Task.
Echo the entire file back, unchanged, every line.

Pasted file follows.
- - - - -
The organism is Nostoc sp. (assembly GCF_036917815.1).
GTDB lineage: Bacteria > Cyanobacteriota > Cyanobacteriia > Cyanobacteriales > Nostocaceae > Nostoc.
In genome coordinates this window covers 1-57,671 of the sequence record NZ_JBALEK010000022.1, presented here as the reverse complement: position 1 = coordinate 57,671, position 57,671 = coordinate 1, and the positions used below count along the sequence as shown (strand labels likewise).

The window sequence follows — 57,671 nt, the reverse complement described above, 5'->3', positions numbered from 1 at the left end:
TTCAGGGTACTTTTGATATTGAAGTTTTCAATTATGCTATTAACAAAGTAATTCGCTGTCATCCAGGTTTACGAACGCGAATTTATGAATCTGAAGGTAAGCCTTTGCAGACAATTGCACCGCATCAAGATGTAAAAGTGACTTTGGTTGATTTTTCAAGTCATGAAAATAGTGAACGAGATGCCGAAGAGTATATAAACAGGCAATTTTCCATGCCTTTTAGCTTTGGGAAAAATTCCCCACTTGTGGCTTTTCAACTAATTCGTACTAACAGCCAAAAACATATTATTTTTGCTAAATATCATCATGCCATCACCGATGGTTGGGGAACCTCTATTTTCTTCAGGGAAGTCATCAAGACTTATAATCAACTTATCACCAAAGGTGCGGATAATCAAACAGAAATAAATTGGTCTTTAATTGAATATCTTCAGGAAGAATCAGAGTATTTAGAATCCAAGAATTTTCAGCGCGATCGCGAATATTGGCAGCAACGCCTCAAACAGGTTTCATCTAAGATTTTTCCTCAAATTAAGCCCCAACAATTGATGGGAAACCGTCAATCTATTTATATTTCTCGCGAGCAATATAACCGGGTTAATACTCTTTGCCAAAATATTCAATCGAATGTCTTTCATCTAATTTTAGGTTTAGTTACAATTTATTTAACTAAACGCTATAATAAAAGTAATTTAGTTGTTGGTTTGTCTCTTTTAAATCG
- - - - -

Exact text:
The organism is Nostoc sp. (assembly GCF_036917815.1).
GTDB lineage: Bacteria > Cyanobacteriota > Cyanobacteriia > Cyanobacteriales > Nostocaceae > Nostoc.
In genome coordinates this window covers 1-57,671 of the sequence record NZ_JBALEK010000022.1, presented here as the reverse complement: position 1 = coordinate 57,671, position 57,671 = coordinate 1, and the positions used below count along the sequence as shown (strand labels likewise).

The window sequence follows — 57,671 nt, the reverse complement described above, 5'->3', positions numbered from 1 at the left end:
TTCAGGGTACTTTTGATATTGAAGTTTTCAATTATGCTATTAACAAAGTAATTCGCTGTCATCCAGGTTTACGAACGCGAATTTATGAATCTGAAGGTAAGCCTTTGCAGACAATTGCACCGCATCAAGATGTAAAAGTGACTTTGGTTGATTTTTCAAGTCATGAAAATAGTGAACGAGATGCCGAAGAGTATATAAACAGGCAATTTTCCATGCCTTTTAGCTTTGGGAAAAATTCCCCACTTGTGGCTTTTCAACTAATTCGTACTAACAGCCAAAAACATATTATTTTTGCTAAATATCATCATGCCATCACCGATGGTTGGGGAACCTCTATTTTCTTCAGGGAAGTCATCAAGACTTATAATCAACTTATCACCAAAGGTGCGGATAATCAAACAGAAATAAATTGGTCTTTAATTGAATATCTTCAGGAAGAATCAGAGTATTTAGAATCCAAGAATTTTCAGCGCGATCGCGAATATTGGCAGCAACGCCTCAAACAGGTTTCATCTAAGATTTTTCCTCAAATTAAGCCCCAACAATTGATGGGAAACCGTCAATCTATTTATATTTCTCGCGAGCAATATAACCGGGTTAATACTCTTTGCCAAAATATTCAATCGAATGTCTTTCATCTAATTTTAGGTTTAGTTACAATTTATTTAACTAAACGCTATAATAAAAGTAATTTAGTTGTTGGTTTGTCTCTTTTAAATCG